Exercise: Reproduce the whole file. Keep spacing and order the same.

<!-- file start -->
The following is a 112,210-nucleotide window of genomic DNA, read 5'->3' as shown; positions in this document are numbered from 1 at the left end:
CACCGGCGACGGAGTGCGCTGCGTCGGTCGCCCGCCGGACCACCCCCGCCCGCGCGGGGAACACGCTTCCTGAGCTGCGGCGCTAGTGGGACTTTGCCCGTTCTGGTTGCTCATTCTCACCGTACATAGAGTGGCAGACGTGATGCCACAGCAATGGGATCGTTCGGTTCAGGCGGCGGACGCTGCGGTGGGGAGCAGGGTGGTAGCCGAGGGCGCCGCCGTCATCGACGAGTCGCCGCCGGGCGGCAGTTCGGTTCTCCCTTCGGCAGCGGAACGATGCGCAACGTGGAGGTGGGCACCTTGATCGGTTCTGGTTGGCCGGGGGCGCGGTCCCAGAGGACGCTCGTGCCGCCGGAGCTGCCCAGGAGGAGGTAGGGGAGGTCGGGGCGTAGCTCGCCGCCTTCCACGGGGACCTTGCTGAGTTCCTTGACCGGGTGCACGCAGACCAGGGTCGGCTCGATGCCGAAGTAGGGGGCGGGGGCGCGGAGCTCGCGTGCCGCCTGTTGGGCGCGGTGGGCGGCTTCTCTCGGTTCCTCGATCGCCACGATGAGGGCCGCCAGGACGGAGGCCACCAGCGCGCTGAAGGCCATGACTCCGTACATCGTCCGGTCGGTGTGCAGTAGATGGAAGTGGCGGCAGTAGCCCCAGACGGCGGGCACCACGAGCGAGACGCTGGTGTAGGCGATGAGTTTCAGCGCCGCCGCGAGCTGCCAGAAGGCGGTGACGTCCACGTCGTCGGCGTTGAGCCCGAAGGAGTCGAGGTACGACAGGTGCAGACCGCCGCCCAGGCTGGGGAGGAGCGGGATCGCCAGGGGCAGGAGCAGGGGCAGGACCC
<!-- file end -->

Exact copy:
The following is a 112,210-nucleotide window of genomic DNA, read 5'->3' as shown; positions in this document are numbered from 1 at the left end:
CACCGGCGACGGAGTGCGCTGCGTCGGTCGCCCGCCGGACCACCCCCGCCCGCGCGGGGAACACGCTTCCTGAGCTGCGGCGCTAGTGGGACTTTGCCCGTTCTGGTTGCTCATTCTCACCGTACATAGAGTGGCAGACGTGATGCCACAGCAATGGGATCGTTCGGTTCAGGCGGCGGACGCTGCGGTGGGGAGCAGGGTGGTAGCCGAGGGCGCCGCCGTCATCGACGAGTCGCCGCCGGGCGGCAGTTCGGTTCTCCCTTCGGCAGCGGAACGATGCGCAACGTGGAGGTGGGCACCTTGATCGGTTCTGGTTGGCCGGGGGCGCGGTCCCAGAGGACGCTCGTGCCGCCGGAGCTGCCCAGGAGGAGGTAGGGGAGGTCGGGGCGTAGCTCGCCGCCTTCCACGGGGACCTTGCTGAGTTCCTTGACCGGGTGCACGCAGACCAGGGTCGGCTCGATGCCGAAGTAGGGGGCGGGGGCGCGGAGCTCGCGTGCCGCCTGTTGGGCGCGGTGGGCGGCTTCTCTCGGTTCCTCGATCGCCACGATGAGGGCCGCCAGGACGGAGGCCACCAGCGCGCTGAAGGCCATGACTCCGTACATCGTCCGGTCGGTGTGCAGTAGATGGAAGTGGCGGCAGTAGCCCCAGACGGCGGGCACCACGAGCGAGACGCTGGTGTAGGCGATGAGTTTCAGCGCCGCCGCGAGCTGCCAGAAGGCGGTGACGTCCACGTCGTCGGCGTTGAGCCCGAAGGAGTCGAGGTACGACAGGTGCAGACCGCCGCCCAGGCTGGGGAGGAGCGGGATCGCCAGGGGCAGGAGCAGGGGCAGGACCC